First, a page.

As an increasing number of media sites begin featuring links to articles by their competitors, an age-old enmity may begin to dissolve between the likes of, say, the New York Times and the Washington Post. There was a time when neither newspaper would credit the other with a scoop unless there was literally no alternative to doing so. Similarly, within its own circulation area, the Times demurred from mentioning stories broken by the likes of The Nation magazine, just a few miles downtown but a world away in matters of ideology.
But, even before the emergence of the web, these old practices had started to erode. What hypertext links have done is to accelerate a trend already under way in the news buisness.
From the 50,000-foot level, there is no reason for the Times and the Post to go head-to-head in areas involving each company's core content competency. The Times has the worlds of finance, publishing, and advertising nailed. The Post knows the U.S. government as no other media organziation could ever hope to.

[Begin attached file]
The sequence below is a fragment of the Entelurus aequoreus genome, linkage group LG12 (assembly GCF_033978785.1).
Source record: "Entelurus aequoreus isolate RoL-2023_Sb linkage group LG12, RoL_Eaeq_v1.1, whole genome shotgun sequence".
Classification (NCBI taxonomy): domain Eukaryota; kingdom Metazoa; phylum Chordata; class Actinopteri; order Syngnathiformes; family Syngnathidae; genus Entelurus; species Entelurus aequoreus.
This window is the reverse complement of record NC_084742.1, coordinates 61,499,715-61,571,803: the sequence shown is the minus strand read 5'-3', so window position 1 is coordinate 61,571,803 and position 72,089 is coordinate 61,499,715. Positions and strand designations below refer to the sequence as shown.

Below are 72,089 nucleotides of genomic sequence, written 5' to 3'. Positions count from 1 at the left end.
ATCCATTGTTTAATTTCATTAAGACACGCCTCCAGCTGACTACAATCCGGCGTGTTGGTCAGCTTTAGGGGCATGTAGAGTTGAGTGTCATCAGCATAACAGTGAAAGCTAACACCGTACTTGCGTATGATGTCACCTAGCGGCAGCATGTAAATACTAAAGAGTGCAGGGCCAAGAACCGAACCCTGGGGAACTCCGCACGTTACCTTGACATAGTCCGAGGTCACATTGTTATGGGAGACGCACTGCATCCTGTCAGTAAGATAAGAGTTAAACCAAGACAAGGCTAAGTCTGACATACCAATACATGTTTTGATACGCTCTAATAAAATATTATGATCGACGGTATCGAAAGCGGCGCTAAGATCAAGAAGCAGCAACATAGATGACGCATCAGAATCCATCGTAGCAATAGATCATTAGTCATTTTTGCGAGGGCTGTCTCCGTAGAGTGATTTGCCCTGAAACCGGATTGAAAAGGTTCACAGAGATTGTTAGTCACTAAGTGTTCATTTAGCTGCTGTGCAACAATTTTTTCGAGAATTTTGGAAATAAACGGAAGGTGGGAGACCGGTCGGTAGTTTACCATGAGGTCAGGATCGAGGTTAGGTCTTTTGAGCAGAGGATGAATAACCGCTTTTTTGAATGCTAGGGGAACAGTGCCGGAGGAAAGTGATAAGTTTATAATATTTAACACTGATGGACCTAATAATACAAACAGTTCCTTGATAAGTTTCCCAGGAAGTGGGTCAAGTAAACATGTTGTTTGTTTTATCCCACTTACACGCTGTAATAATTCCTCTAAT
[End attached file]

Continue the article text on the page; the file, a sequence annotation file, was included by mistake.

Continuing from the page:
In other words, in a time of retrenchment, it would make a lot of sense for these two newspaper sites to consolidate their holds on what they do best, in their own local communities, and remove some of the reporting redundancies that add little marginal benefit to news consumers.
As a former journalism professor, I've occasionally participated in those comparative studies that evaluated how the Post and the Times covered a particular story. Of course, in a world of abundance, it is nice to have the luxury of evaluating the nuances that inevitably emerge from such studies.
But we are entering an age of scarcity for news resources. What we need urgently now is for the Times to focus on the economic crisis and the Post to focus on government policy. Each can excel in their given area of expertise, and link to the other to round out what they offer their users.
On a national, and eventually international level, this is how we can save the best of our media companies from going extinct. But do I think anyone in a position to implement this strategic shift will do so? Of course not. Pure hubris prevails at the tops of all old media companies, as well as at plenty of new media companies.
Nevertheless, media orgs following the broad outlines of the strategy outlined above, while simultaneously embracing "hyper-local" development of the news within their area of influence could find a future where now, there is only hazy uncertainity and gloom. It's not a bad time to be in journalist, but it is a bad time to be a journalist without a vision.